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The “Unconditional Surrender” Approach to the War Against Death

Here we find a most lucid talk on the ethics of the uninhibited pursuit of indefinite longevity. 

The speaker (Mr. Stolyarov) criticizes me, David Brooks, and Daniel Callahan for being pro-death, which is immoral.  He does me (the correct) honor of being the most philosophical of the three popularizers of this evil teaching.

I kind of agree with him on what’s wrong with Brooks and Callahan.  I will, of course, summarize in my own way.  Callahan views a world full of too many old people as a social threat.  We can’t afford the expense and social pathologies of a gerontology based on keeping people around as long as technology will allow.  So we need to restore the idea of a natural lifespan.  We should keep people as healthy as possible for, say, eighty years tops, and then not divert scarce resources to extreme measures to keep them ticking. And certainly we need to abandon the modern dream of indefinite longevity (which Callahan rightly traces to the enlightenment thinker Condorcet).  There’s more evidence than ever that nature is fighting back with great success in our efforts to escape her clutches, and so, if we tell the truth, we can see that we may well have pretty much reach the limits of our longevity project.  There are limits!  And personal happiness and social health depend on living well with them. 

David Brooks, having abandoned philosophy for evolutionary psychology and neuroscience (and so having become more confused), thinks of people as hardwired to be not so much rational, calculating, and obsessively self-conscous as for social, cooperative instincts that morph into virtue.  So they’ve gone down the wrong path by fighting against nature by being as death-obsessed as they’ve become.  They can talked into getting in touch with their true natures by thinking of themselves more as social organisms and less as autonomous “Is.”  Death is our natural end, and we can readily embrace it with a spirit of adventure and even a sense of social gratitude.  My death is what’s best for my species, my country, my family, and so forth, and I know instinctively it couldn’t be that bad for me. Death is a price I pay for having lived well as social animal.

According to the speaker, we can’t help but think of ourselves as unique and irreplaceable beings.  So the point of life is to pursue personal significance and avoid personal extinction.   Nature is no standard!  Nature is out to kill each of us.  Not only that, an argument against nature’s intelligent design is the screwed up, suboptimal, ridiculously vulnerable bodies we’ve been given.  We have to improve upon nature with ourselves in mind.  We really know there’s no God who can save us, that we’re on our own.  We want to transform our environment–which includes our bodies–to make our lives as pro-choice in possible.  Any any self-conscious being would choose against death, against the surrender of consciousness.  To surrender to death by choosing not to live indefinitely–or even to be moved by the thought that death will win in the end–is to be come immorally fatalistic, to surrender while you still have weapons to deploy against a cruel and implacable enemy.  This speaker, to his credit, doesn’t talk about immortality, but only of indefinite life extension.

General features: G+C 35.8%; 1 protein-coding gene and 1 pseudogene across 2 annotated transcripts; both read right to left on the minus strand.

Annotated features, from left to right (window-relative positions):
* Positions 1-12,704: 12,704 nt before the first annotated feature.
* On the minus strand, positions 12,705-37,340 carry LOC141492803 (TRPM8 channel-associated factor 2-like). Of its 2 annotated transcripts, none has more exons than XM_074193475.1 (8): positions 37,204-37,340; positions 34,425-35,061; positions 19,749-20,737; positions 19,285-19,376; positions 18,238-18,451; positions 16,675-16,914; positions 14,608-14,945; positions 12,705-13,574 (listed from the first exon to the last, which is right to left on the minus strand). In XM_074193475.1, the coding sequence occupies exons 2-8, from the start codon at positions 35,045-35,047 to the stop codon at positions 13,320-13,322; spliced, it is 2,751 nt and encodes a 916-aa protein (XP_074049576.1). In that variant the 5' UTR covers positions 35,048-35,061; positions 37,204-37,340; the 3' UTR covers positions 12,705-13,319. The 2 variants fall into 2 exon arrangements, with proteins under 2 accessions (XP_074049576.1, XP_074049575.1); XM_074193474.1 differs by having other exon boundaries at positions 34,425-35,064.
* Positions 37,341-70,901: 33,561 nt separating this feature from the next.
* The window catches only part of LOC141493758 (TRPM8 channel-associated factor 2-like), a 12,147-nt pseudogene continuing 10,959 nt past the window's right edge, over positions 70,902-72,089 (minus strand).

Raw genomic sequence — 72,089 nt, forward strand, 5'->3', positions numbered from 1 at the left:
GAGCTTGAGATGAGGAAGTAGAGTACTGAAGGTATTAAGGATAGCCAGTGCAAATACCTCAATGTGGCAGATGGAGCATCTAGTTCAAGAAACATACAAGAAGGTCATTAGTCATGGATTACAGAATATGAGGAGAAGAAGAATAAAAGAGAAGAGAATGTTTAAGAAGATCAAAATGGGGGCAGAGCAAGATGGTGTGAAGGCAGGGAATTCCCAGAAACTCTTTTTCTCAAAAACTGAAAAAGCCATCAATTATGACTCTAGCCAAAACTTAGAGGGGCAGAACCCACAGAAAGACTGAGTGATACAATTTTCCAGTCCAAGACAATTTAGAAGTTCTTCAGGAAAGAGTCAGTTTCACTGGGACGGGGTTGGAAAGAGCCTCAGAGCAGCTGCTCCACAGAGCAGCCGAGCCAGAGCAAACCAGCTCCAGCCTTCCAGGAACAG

I’m going to take the perverse approach this Sunday morning of saying that Callahan and Brooks have to take this highly self-conscious approach–and so transhumanist approach–of the speaker more seriously.  Christians, for example, know that biological death is terrible, and they hope to avoid its natural consequences.  And, for beings full of personal love, it’s not as all clear that there’s such a thing as a complete life.  We always want more.  I do think our speaker is wrong in not following the Christians in thinking of each of us as not only personal, but relational, but that’s for another post.


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